About Lyn Pickering
The civil war in Lebanon and the invasion by Israel impacted me greatly as I had left Lebanon only a short time before everything began to unravel. My brother and I hitchhiked from London to Beirut in the early '70's and fell instantly in love with the Middle East. Lebanon is an amazing country; dramatic, beautiful, and rich in history. At that time tourism was not at a great height - at least not in the mountain areas where we lived, and the people were warm and hospitable. We stayed in an ancient house that clung to the hillside in a village called Shimlan, below us were silver/green olive groves and, way beyond, Beirut lay like pink coral with one arm reaching out in the Mediterranean Sea.
I left the Middle East behind reluctantly, made a bit of money waitressing in London and traveled back to South Africa by Land Rover as chief cook and bottle-washer with a group of guys. At this stage, I was writing only poetry and a shaky travelogue dictated by the rough terrain.
My first novel was called The Single Leaf, from a poem by the Lebanese writer, Khalil Gibran. I was saddened by the civil war, and this book was drawn out of a deep sense of impotence as I watched from a distance, a land engaged in a death struggle.
This was still the days of typewriters and my final draft, when completed, was sent without making a copy, to publisher in Lebanon. It was never heard of again. I had earlier copies which I buried in a bottom drawer and left there along with my dreams of a writing career.
No writer can be buried forever and I began work on Opus Dei a few years later. Nimrod Twice Born developed in parallel, the two books taking more than 30 years to the point of publication. My understanding of the strange twists and turns of world events was developing as I researched the books and every triumphant "finish" was met with the realisation that there was still more to be revealed. What began as a simple story, in the case of Opus Dei, became something darker and more sinister - a battle of the gods, with only one possible outcome.
About the books
Opus Dei: Part 1: The Land is a Wound
Another leader is about to arise. A man who will seize Europe and overpower her as a man takes a woman. He will dominate her and she will serve him. The man’s name is War. Pierre Zein, a Lebanese journalist, interviews Hussein ibn Muhammed, an Ayatollah claiming to be the Twelfth Imam of the Shiites and begins a quest to expose the European leader behind the prophecy. His search leads him into danger and to the ultimate realisation that the conspiracy has advanced far beyond the power of human intervention.
The year is 1981 and Lebanon is involved in a bloody civil war. Life in is a daily struggle and Pierre’s work takes him out into the conflict areas on the streets of Beirut. When Danielle, a girlfriend from Pierre’s past, contacts him, romance seems an impossibility. Love, drama and mystery lend this action-packed thriller an intensely human angle.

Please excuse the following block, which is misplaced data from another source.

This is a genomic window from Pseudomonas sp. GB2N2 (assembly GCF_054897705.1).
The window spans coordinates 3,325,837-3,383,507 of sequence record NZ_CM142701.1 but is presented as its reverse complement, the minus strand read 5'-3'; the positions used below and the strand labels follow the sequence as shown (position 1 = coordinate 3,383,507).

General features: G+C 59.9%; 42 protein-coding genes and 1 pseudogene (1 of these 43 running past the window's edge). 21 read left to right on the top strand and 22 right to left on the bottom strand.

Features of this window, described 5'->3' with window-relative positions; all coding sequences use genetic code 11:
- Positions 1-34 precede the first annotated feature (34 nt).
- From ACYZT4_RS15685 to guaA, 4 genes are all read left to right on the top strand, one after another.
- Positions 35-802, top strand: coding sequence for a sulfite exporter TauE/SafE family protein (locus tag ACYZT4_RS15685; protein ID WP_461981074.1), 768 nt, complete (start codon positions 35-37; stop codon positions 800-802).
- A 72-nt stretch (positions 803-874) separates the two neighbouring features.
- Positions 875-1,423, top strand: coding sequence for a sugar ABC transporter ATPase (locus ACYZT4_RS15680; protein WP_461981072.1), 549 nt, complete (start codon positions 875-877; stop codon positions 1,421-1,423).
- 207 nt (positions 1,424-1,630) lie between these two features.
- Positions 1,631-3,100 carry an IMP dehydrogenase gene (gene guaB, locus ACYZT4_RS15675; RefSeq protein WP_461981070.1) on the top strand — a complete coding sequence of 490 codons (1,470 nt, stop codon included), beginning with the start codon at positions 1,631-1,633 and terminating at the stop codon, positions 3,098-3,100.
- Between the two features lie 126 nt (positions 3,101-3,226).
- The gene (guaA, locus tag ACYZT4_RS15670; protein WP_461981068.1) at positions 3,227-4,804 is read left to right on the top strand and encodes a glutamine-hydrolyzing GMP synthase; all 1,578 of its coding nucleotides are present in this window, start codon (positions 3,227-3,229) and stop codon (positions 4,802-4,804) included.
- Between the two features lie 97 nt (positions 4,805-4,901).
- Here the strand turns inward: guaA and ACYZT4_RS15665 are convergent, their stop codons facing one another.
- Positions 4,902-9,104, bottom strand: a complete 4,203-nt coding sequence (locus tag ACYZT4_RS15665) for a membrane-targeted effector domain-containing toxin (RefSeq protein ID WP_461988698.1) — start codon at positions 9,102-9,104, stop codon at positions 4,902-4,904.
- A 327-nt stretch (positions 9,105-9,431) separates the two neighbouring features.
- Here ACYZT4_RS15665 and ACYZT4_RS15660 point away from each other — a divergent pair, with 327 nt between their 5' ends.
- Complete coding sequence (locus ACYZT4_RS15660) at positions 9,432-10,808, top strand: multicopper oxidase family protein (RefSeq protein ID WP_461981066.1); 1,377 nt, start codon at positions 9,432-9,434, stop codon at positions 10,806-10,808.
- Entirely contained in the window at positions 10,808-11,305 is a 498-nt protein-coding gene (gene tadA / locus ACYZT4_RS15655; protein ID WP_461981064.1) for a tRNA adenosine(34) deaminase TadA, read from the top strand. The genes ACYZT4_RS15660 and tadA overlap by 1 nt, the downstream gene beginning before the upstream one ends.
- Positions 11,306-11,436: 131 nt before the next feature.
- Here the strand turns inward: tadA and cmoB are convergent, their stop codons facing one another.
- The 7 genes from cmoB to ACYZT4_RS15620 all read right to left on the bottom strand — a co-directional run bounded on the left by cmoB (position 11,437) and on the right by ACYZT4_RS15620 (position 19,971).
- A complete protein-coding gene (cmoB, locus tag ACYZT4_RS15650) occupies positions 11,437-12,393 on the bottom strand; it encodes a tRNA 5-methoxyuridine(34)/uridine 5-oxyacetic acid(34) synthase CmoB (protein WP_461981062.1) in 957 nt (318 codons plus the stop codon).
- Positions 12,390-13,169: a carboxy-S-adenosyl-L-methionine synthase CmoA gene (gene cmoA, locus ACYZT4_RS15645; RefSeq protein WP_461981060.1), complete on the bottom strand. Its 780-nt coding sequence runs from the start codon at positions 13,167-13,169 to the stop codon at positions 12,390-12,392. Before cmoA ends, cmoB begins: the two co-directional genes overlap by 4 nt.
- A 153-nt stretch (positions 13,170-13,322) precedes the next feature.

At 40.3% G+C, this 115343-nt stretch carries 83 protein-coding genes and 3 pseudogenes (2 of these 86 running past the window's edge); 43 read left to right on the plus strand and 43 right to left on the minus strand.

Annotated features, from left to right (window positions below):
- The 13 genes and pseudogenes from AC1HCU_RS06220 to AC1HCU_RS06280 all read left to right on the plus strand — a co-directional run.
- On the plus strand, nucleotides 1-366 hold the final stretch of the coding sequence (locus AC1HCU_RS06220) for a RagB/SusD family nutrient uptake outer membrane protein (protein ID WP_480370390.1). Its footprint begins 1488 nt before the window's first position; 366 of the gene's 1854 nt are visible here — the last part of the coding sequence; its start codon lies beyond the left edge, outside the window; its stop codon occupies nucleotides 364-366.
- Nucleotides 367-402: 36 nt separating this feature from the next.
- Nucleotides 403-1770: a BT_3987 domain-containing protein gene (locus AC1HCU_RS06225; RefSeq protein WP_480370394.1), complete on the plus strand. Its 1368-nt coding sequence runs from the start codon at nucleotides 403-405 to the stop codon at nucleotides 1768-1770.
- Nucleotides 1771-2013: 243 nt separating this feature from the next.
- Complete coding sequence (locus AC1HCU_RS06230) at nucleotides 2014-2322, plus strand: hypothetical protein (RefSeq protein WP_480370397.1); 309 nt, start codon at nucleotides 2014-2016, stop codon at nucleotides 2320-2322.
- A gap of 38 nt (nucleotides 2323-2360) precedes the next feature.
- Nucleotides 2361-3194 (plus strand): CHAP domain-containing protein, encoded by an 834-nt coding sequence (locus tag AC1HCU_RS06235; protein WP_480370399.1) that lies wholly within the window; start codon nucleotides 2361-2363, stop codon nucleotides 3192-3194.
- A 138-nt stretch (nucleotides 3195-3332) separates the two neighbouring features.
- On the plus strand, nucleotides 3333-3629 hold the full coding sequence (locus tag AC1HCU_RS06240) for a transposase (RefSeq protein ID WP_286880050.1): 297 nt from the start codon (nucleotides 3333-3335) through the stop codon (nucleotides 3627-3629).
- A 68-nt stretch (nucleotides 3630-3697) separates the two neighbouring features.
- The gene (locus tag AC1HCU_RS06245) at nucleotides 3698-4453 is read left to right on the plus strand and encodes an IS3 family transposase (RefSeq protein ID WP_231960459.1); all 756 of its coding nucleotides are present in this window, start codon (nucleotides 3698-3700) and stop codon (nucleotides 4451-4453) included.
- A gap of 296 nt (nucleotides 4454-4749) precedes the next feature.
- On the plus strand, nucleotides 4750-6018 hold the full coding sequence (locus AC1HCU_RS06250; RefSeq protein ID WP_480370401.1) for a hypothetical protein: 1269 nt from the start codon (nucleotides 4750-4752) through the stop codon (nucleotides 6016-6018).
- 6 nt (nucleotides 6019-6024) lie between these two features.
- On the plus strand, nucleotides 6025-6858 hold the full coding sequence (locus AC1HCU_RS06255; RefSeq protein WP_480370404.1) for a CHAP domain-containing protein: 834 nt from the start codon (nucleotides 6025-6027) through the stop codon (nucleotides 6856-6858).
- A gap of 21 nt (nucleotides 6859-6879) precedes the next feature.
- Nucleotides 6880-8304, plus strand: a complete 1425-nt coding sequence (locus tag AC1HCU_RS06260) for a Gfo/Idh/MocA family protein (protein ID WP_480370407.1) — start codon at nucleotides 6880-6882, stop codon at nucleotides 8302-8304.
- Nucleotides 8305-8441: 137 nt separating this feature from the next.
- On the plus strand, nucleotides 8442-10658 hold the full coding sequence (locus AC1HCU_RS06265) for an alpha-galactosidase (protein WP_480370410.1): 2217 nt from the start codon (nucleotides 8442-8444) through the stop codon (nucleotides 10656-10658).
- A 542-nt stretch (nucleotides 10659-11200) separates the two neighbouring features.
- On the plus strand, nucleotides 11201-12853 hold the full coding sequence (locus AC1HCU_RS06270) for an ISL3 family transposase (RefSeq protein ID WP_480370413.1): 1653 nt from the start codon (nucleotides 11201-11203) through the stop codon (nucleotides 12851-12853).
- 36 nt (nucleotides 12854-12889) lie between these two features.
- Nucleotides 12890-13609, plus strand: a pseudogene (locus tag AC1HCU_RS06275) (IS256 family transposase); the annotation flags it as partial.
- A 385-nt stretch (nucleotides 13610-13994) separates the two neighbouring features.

Well-written, deeply researched, Lyn J Pickering captures the both the richness and the menace of the Middle East.
Nimrod Twice Born: Part 1: The Baptist's Head
The Baptist’s Head interweaves the dramatic events of Israel at the time of Jesus Christ with a World War II conspiracy thriller.
The skills of a Magician, Simon Magus, win him the favour of the wife of Herod Antipas. The magician initiates a conspiracy so intricate and so far-seeing that it will only reach its climax in our time.
Matthias von Ingolstadt leaves the horror of the trenches behind at the close of the World War I and returns to a Germany humiliated by the events that have left the country bankrupt and vulnerable. He meets and falls in love with Anna Lejkin, a Jew. What follows appears to solve their racial differences but ultimately leads to discovery, manipulation and disaster.
A Jew in Frankfurt, Germany, Michael Segal is caught up in the events preceding the war. His friendship with Gabriele have far-reaching consequences for them both. Heinrich Himmler, the future SS leader of the Third Reich, forms a relationship with Ernst Röhm a battle-hardened veteran of WWI who has a penchant for young men. He promises Himmler the one thing he most desires – power.
Betrayal of Fools
Alexander Wesley-Smith, Lex to most, begins writing his book when his daughter Eugenia is harassed by jihadists in a small Spanish village. Raif Ahmadi’s father has moved his family from Syria to Spain to escape the civil war but Raif comes under the influence of local imams and returns to Syria to join ISIS. Amid the raw hatred of the militia, he finds the unexpected – the love of a woman.
In his interaction with Raif’s family, and while researching his novel, Lex stumbles upon evidence that turns the book on its head. Does the opening of the Observation Deck on the 29th May, 2015, in the One World Trade Center, spell the end of democracy in America? Is there a connection between the Georgia Guidestones and the building of a temple in Jerusalem?
Fast-paced, intriguing and staggeringly controversial, Betrayal of Fools is a fast-paced, dramatic exposé of intrigue in high places